Every ecosystem is home to a spectrum of species that interact in complex ways — competing and cooperating, eating and being eaten. Over countless millennia of coexistence, such species reach an equilibrium that allows them to remain viable despite the pressures they place on each other.
In many American forests, this equilibrium has been disrupted by the introduction of non-native species. Some introductions have been deliberate. For example, the kudzu vine from Japan was planted in the 1930s for erosion control. Other introductions have been accidental. The European elm bark beetle, which contributed to the loss of millions of American elms by transmitting Dutch elm disease, may have hitchhiked from Europe in logs.
As they upset the ages-old balance among organisms, non-native invaders make it hard for some native plants and animals to thrive. Invaders also degrade forests’ ability to provide benefits such as timber and recreation. And the presence of invasives is pricey: Nationwide, economic losses due to invasive species (forest and other), combined with the cost of controlling them, add up to around $138 billion per year.
Since the 1800s, forests across the Northeast and Midwest have been invaded by dozens of non-native plants, insects, and pathogens, from Europe, Africa, and Asia. One major invader showed up in 2001, when residents of southeastern Michigan noticed that ash trees in the area had begun to mysteriously sicken and die. Investigators found metallic green, staple- sized insects they eventually identified as emerald ash borers from Asia.
Emerald Ash Borer
No one knows exactly how and when this insect arrived in Michigan, though people think it may have stowed away in imported wood pallets. Its impact is clearer: larvae tunnel beneath the bark of infested trees, quickly killing them. To date, the emerald ash borer has wiped out more than millions of ash trees across the Midwest and Northeast. Because ash trees are popular for shade in many cities, this pest threatens not only rural forests but urban forests as well. State and federal agencies are working together to eradicate the emerald ash borer. Meanwhile, the USDA Natural Resources Conservation Service has been stockpiling ash seeds to provide a resource for replanting in the event the insect decimates existing populations.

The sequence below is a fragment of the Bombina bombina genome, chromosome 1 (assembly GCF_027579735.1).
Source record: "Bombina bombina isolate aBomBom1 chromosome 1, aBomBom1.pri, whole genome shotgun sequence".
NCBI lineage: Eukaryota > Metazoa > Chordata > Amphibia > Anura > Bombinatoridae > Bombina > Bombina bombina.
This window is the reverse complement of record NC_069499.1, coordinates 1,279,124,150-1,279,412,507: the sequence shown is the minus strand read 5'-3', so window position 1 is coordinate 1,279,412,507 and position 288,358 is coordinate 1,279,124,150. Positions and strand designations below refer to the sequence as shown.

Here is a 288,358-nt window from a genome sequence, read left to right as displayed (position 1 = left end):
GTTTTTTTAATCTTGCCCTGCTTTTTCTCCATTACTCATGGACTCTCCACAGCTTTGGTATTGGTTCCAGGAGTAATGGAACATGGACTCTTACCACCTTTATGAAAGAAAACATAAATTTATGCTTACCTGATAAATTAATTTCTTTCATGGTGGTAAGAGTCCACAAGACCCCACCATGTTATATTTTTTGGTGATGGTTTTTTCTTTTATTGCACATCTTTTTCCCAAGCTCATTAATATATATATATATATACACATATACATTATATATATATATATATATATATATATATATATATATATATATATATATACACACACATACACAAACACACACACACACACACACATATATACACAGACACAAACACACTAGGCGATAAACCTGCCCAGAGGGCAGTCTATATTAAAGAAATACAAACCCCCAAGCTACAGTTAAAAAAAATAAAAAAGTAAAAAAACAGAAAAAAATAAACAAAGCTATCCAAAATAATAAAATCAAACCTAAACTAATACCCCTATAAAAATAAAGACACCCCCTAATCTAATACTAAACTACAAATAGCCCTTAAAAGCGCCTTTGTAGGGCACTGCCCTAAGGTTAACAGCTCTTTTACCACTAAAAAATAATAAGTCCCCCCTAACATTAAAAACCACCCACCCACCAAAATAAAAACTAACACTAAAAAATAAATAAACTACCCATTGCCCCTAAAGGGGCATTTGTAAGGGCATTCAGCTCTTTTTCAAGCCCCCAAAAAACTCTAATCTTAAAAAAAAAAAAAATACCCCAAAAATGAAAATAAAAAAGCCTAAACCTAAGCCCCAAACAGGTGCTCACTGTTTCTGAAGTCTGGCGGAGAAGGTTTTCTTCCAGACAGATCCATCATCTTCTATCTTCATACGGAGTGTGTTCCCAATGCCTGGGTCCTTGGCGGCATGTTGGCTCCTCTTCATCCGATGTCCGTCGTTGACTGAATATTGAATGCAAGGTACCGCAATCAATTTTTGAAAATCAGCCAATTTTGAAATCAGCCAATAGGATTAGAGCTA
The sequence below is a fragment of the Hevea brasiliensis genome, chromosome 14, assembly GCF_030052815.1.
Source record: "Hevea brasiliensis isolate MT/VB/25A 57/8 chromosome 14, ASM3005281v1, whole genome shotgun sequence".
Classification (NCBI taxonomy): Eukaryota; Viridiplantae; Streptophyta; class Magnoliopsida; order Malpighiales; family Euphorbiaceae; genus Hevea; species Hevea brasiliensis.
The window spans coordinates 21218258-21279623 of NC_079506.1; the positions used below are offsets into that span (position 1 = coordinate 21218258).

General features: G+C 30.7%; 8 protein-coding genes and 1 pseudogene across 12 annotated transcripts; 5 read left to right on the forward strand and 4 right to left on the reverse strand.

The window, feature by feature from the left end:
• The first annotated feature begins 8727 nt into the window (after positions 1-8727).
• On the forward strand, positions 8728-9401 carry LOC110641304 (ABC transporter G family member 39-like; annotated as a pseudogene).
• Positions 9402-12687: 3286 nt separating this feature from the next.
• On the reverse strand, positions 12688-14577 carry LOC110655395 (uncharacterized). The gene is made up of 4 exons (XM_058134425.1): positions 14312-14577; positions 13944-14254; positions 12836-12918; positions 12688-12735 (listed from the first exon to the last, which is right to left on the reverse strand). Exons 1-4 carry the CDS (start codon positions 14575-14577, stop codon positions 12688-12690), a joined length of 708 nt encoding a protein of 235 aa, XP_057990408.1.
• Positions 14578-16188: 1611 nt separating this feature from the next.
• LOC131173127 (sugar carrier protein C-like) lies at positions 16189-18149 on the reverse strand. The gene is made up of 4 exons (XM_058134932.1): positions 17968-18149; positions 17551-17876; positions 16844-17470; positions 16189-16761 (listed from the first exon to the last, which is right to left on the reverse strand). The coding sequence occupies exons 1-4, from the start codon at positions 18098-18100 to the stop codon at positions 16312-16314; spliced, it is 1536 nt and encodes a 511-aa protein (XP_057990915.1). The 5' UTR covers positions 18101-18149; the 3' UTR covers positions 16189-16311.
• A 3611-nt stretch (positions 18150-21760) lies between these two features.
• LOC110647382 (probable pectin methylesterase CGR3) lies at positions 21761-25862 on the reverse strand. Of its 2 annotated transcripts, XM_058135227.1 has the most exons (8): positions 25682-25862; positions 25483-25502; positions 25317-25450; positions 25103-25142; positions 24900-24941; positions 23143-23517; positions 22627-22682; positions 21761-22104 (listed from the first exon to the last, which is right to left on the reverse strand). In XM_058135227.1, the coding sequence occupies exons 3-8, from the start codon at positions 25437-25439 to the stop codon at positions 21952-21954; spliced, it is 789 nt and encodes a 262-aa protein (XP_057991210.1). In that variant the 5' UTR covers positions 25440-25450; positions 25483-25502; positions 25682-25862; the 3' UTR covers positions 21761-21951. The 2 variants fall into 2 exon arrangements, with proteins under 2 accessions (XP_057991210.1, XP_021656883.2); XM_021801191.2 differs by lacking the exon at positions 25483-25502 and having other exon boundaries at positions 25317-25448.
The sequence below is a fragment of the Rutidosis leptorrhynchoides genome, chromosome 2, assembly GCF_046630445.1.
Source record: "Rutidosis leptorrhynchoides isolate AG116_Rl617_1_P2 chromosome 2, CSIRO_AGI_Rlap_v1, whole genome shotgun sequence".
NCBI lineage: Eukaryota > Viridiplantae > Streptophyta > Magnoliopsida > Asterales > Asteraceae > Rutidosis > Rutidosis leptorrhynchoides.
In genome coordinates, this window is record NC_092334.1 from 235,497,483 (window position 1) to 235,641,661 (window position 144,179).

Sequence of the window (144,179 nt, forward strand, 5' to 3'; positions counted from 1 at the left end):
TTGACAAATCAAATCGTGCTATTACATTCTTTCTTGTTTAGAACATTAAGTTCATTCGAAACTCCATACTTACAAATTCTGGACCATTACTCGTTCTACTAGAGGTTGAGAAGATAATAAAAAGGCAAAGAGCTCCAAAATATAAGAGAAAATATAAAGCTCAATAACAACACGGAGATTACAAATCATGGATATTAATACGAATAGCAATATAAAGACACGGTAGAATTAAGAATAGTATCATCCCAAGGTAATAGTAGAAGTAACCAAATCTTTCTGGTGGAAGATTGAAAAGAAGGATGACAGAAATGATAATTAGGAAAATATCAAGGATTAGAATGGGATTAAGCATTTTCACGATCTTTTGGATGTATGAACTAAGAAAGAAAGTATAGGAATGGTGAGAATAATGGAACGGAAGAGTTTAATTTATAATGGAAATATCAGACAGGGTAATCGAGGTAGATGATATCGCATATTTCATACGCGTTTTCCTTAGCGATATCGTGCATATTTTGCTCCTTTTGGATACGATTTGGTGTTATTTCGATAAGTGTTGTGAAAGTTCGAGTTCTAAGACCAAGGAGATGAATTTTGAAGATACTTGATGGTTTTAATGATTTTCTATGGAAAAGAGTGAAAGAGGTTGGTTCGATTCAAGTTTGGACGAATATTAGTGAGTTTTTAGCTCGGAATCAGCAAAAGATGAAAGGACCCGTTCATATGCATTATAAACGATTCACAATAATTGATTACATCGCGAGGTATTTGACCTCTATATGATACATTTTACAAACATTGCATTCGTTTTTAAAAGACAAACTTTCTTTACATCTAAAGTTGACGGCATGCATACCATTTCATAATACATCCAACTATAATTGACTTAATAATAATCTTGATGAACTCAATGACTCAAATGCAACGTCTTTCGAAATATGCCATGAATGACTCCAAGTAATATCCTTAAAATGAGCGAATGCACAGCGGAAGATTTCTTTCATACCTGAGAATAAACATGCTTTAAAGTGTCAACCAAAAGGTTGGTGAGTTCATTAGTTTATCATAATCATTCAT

More information on emerald ash borer can be found at USDA Animal Plant Health Inspection Service and multi-state emerald ash borer information website.
Another recent invasive species discovered attacking trees in the United States is the Asian longhorned beetle. Tunneling by beetle larvae girdles tree stems and branches. Repeated attacks lead to dieback of the tree crown and, eventually, death of the tree. The Asian longhorned beetle probably travelled to the United States inside solid wood packing material from China. The beetle has been intercepted at ports and found in warehouses throughout the United States.
Asian Longhorned Beetle
This beetle is a serious pest in China, where it kills hardwood trees in roadside plantings, shelterbelts, and plantations. In the United States the beetle prefers maple species (Acer spp.), including boxelder, Norway, red, silver, and sugar maples. Other preferred hosts are birches, Ohio buckeye, elms, horsechestnut, and willows. Occasional to rare hosts include ashes, European mountain ash, London planetree, mimosa, and poplars. A complete list of host trees in the United States has not been determined.
A Snapshot of the Northeastern Forests, USDA Forest Service, Northeastern Area State & Private Forestry, NA-IN-01-06, October 2005
Forest Health and Economics, Asian Longhorned Beetle, USDA Forest Service, Northeastern Area State & Private Forestry (website), October 2012